Hákarl – Fermented Shark in Iceland, one of world's weirdest dish!
Originated from Iceland, this kind of food is unique and famous in the world. Knowinsider would like to introduce you to some interesting information about it.
WHAT IS HÁKARL?
Hákarl or kæstur hákarl (Icelandic for “fermented shark”) is a national dish from Iceland. According to the culinaryschools, it consists of a Greenland or basking shark which is rotten, has been cured with a fermentation process and is hung to dry in an open air shed.
WHERE DOES THE GREENLAND SHARK MEAT COME FROM?
Hákarl is typically made from either the stomach or the body of the shark. The stomach meat is white, soft, and has a texture similar to cheese, while the meat from the body has a reddish hue and is much chewier. Reviewed by the current.seabourn.com, the meat does not, by any means, have a universal approval rating among Icelanders—some love it, some hate it—but it’s available at most corner shops. It is traditionally eaten by locals during Þorrablót, an annual winter Icelandic festival that’s also home to other adventurous dishes like ram’s testicles, boiled sheep’s heads, and seal flippers. Good times for all.
HOW IS HÁKARL PREPARED?
|Historically in Viking times, the shark was fermented underground, though it is typically done above ground today, with an expert deciding based on the scent when the food is ready to be hung to complete the breakdown process. It can be served after 6 months.|
HOW ABOUT THE SMELL OF HÁKARL?
Thanks to all of the urea, Hákarl retains a strong ammonia-like odor. In fact, the smell is so strong and sometimes so unpleasant that first-timers may be encouraged to hold their noses when they sample the fermented shark. On an episode of his Travel Channel show Bizarre Foods with Andrew Zimmern, Andrew Zimmern said that the smell of Hákarl reminded him of “some of the most horrific things I've ever breathed in my life.”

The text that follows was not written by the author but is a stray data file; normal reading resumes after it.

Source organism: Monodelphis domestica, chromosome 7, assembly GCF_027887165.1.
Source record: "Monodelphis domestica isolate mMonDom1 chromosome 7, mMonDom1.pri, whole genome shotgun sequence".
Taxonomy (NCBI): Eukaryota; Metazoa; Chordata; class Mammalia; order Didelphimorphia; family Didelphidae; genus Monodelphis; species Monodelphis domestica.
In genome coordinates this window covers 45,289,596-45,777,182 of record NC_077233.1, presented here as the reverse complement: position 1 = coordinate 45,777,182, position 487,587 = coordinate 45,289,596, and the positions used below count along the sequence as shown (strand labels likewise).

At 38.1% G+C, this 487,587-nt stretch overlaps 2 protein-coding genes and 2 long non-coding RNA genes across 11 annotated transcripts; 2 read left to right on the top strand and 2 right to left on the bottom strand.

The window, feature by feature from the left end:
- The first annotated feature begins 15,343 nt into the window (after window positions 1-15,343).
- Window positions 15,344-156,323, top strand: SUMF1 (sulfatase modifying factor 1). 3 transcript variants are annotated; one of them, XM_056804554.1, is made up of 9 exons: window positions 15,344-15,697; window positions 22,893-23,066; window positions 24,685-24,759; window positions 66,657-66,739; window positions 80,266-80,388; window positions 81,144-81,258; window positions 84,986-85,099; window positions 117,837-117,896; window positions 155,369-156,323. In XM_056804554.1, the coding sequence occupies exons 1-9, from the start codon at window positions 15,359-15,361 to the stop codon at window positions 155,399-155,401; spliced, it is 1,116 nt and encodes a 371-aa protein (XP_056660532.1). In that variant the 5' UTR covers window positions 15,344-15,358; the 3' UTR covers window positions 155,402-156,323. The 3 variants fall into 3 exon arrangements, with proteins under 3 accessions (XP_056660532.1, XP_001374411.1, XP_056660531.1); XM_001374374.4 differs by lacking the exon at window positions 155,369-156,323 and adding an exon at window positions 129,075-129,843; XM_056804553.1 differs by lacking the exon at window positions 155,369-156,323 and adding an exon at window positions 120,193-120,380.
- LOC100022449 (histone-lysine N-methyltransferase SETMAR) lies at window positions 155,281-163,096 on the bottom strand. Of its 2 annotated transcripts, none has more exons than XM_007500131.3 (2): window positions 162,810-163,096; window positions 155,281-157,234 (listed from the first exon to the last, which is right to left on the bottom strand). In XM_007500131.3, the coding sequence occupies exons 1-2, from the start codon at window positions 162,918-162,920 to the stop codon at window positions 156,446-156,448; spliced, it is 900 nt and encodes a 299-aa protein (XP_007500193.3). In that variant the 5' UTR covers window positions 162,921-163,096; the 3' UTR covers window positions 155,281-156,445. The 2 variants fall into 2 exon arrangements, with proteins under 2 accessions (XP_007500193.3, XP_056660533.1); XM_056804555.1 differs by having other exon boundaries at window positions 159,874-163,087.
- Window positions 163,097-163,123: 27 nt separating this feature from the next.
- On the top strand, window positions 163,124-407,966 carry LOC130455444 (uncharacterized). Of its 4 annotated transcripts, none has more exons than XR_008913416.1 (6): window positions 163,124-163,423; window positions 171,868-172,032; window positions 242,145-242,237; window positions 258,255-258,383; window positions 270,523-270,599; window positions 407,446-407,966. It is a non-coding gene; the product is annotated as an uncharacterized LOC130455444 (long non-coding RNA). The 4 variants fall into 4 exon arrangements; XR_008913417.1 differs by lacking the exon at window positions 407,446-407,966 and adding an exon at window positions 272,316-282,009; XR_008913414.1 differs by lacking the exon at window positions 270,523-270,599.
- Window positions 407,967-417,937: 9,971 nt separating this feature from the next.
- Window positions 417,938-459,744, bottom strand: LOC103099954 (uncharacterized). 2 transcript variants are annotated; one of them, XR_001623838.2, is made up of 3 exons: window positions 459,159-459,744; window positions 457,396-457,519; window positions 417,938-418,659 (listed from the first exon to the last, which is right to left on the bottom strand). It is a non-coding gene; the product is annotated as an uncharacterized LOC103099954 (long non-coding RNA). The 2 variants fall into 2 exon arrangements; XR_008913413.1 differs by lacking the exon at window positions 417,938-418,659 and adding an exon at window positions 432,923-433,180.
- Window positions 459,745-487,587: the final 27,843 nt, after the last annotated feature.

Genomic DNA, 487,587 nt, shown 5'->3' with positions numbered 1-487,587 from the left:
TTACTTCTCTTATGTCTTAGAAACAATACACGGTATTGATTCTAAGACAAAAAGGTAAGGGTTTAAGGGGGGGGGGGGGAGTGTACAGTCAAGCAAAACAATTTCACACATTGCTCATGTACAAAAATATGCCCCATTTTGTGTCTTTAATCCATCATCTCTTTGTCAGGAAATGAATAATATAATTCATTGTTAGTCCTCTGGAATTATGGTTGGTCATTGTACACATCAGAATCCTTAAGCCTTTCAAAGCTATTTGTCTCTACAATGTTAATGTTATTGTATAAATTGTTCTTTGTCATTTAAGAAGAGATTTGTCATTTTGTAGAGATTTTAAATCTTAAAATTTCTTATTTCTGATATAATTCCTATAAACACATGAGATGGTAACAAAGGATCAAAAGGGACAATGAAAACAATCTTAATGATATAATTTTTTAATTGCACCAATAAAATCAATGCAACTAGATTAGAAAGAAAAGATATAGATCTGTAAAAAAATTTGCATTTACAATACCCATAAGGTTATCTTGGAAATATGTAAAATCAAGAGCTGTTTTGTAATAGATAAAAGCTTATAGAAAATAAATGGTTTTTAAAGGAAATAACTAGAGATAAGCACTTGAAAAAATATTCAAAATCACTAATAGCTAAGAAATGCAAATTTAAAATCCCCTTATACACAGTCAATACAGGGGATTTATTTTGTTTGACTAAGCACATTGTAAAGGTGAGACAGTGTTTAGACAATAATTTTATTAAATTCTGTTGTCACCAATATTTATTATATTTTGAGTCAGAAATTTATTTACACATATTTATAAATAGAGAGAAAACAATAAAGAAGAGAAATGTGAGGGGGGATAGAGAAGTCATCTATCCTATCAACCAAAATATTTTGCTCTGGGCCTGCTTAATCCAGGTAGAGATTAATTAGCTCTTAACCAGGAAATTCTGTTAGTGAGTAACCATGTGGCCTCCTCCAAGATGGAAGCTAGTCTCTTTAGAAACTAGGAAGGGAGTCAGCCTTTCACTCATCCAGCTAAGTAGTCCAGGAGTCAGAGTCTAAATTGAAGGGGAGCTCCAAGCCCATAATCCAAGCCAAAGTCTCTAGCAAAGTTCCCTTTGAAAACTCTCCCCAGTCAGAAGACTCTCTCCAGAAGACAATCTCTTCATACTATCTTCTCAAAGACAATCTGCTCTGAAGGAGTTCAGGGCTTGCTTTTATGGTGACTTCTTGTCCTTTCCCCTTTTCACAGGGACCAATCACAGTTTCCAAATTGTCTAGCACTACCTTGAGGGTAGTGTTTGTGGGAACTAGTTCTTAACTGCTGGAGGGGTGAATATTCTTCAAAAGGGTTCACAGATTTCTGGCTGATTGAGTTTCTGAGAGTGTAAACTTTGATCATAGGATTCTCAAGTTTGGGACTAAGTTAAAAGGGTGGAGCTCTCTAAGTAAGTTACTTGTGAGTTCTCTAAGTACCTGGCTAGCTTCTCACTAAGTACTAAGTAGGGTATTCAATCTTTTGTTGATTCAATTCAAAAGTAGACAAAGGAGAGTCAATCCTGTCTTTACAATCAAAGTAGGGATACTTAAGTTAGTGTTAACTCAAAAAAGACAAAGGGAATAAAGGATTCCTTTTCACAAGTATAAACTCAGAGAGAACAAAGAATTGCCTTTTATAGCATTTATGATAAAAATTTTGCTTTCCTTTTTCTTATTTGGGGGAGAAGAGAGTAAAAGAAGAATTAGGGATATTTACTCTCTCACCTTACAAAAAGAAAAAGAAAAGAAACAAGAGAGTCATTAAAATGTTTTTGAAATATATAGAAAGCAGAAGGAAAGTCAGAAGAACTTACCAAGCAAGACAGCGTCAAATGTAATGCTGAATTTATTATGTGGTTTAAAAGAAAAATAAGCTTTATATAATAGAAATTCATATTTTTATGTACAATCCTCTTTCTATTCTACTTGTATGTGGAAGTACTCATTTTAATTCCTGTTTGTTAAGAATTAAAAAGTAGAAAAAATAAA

WHAT DOES HÁKARL TASTE LIKE?
|Some say Hákarl tastes better than it smells—but that’s certainly up for debate. Zimmern called the taste “sweet, nutty ... only faintly fishy.” The late Anthony Bourdain, however, wasn’t quite as kind; he said that it was “the single worst, most disgusting, and terrible tasting thing” he had ever eaten. Others have said that the flavours are more reminiscent of strong blue cheese, a flavour which is then accompanied by an undeniably urine-like aftertaste. That’s why Hákarl is often accompanied by a shot of Brennivín, a clear, unflavored kind of schnapps that translates to “burning wine” in English.|
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